HK shell firms helping Iranian shipper may escape penalty
Irene Jay Liu and Stuart Lau King-him
Shell companies set up in Hong Kong to help Iran's national shipping line evade United Nations sanctions might not face punishment because 'they have no actual business operation' here, a senior official told lawmakers yesterday.
Hong Kong last month enacted the latest round of sanctions against Iran passed by the Security Council last June.
More than two dozen shell firms were set up in Hong Kong since 2008 to help IRISL - the Islamic Republic of Iran Shipping Lines globally censured for aiding Tehran's nuclear and weapon programmes - mask its identity and evade the sanctions.
The United States Treasury blacklisted the Hong Kong companies in January because of their ties to IRISL.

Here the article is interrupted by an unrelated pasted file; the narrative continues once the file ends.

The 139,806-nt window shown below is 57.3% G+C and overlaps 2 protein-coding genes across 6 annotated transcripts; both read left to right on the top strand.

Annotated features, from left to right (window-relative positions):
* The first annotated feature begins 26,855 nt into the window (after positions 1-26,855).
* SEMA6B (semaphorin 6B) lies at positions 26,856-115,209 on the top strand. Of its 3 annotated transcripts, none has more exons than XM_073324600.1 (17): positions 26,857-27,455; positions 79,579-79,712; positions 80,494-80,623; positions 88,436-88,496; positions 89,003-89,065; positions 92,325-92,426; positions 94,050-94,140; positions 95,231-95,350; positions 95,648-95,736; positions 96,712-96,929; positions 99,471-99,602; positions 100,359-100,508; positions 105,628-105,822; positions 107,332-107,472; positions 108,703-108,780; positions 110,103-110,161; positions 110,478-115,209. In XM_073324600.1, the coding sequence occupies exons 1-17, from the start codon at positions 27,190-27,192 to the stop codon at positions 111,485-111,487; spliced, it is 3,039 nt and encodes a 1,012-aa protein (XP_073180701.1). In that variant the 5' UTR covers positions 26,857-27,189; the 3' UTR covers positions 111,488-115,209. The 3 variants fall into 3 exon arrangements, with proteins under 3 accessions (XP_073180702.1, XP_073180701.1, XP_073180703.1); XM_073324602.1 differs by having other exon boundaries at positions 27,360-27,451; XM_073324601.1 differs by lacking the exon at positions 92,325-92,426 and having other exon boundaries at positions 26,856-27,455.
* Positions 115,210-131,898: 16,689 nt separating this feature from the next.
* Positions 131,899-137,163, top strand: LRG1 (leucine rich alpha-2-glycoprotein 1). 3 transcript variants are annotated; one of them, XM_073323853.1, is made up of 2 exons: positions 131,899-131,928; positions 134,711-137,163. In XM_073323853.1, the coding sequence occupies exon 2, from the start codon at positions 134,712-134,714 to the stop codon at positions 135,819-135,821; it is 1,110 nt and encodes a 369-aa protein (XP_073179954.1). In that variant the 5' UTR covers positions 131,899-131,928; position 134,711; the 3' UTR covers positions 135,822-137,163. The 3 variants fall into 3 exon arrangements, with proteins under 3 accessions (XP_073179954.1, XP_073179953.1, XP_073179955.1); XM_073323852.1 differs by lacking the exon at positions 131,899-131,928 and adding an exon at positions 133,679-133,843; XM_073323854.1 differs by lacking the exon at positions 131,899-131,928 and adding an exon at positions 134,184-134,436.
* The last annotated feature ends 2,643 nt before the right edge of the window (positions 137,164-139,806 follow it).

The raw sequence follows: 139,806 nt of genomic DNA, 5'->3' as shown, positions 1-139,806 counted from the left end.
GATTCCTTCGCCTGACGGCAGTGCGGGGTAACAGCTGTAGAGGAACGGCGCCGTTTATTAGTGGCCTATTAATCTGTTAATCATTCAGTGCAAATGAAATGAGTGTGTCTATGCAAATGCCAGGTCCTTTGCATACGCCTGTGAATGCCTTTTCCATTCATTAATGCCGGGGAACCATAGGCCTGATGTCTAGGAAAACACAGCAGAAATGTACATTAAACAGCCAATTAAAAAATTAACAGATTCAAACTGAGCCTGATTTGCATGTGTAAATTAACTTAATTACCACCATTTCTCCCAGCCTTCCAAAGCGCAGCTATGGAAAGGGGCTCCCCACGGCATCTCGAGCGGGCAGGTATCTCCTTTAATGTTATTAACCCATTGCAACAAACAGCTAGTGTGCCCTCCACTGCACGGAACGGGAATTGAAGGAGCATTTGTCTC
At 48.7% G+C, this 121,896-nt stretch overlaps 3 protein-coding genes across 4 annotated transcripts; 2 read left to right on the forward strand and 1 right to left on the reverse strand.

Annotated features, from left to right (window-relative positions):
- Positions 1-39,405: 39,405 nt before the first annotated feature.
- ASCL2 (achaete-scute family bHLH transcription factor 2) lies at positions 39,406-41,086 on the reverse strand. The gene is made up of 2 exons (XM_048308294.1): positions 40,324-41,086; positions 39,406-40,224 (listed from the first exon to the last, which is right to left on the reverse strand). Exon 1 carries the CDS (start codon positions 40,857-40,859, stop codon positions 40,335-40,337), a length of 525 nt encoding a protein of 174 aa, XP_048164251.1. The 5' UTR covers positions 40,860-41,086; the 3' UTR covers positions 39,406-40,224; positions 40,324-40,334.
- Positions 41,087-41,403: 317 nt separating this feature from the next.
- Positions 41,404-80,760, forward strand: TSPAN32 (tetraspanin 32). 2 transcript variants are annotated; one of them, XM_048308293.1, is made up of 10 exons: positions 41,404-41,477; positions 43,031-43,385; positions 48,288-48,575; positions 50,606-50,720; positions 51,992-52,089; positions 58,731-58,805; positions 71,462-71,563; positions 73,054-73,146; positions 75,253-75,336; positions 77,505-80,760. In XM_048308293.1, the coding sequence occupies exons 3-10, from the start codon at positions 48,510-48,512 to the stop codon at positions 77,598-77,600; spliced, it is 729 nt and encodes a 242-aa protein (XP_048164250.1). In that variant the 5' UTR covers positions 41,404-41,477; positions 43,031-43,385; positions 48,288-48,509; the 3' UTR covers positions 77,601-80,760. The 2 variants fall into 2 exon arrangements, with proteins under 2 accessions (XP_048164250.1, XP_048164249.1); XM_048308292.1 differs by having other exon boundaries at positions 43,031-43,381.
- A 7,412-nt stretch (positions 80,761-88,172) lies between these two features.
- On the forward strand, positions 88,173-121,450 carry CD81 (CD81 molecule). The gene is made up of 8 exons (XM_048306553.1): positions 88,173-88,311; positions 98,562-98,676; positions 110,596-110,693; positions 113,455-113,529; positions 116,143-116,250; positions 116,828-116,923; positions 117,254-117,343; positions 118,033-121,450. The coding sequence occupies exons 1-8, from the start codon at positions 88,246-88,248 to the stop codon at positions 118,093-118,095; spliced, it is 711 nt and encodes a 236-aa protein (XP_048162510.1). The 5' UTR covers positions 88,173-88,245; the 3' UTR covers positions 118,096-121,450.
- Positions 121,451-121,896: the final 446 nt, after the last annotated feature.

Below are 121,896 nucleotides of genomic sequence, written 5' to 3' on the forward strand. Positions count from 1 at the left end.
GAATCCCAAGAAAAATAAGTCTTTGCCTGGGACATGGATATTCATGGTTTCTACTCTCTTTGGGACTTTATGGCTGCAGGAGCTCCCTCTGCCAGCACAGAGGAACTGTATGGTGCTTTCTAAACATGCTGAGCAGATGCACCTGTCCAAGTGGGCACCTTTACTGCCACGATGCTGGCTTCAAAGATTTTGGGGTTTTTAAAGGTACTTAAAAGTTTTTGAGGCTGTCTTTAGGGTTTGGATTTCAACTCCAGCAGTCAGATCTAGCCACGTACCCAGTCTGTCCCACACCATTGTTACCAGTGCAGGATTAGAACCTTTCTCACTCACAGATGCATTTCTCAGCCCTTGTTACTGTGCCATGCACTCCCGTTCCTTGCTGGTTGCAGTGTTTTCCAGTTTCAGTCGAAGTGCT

Linda Lai Wai-ming, a deputy secretary for commerce and economic development, said the government investigated the companies following the US blacklist.
She told a Legislative Council panel handling the issue: 'On the face of it, [the shipping companies] have no actual business operation in Hong Kong. Of course, if any Hong Kong person or company violates the present statute, we would sanction accordingly,' Lai said. 'The ban is mainly related to financial operations. If any prohibited goods are involved, or ships are used to carry goods that should not be carried, sanctions would also apply. But for other kinds of businesses, the sanction resolution passed by the Security Council poses no limit on them.'
Nineteen of the local companies are nominal owners of the IRISL ships, allowing them to be registered in Hong Kong and Malta. Some also carry the mortgages for several of IRISL's ships, which are held by Iranian banks sanctioned by the US, Britain and the European Union.
Hong Kong firms play a key role in the continued operation of these ships as IRISL is increasingly cut off from Western financial institutions.
Panel chairwoman Margaret Ng Ngoi-yee asked the government to provide a further explanation.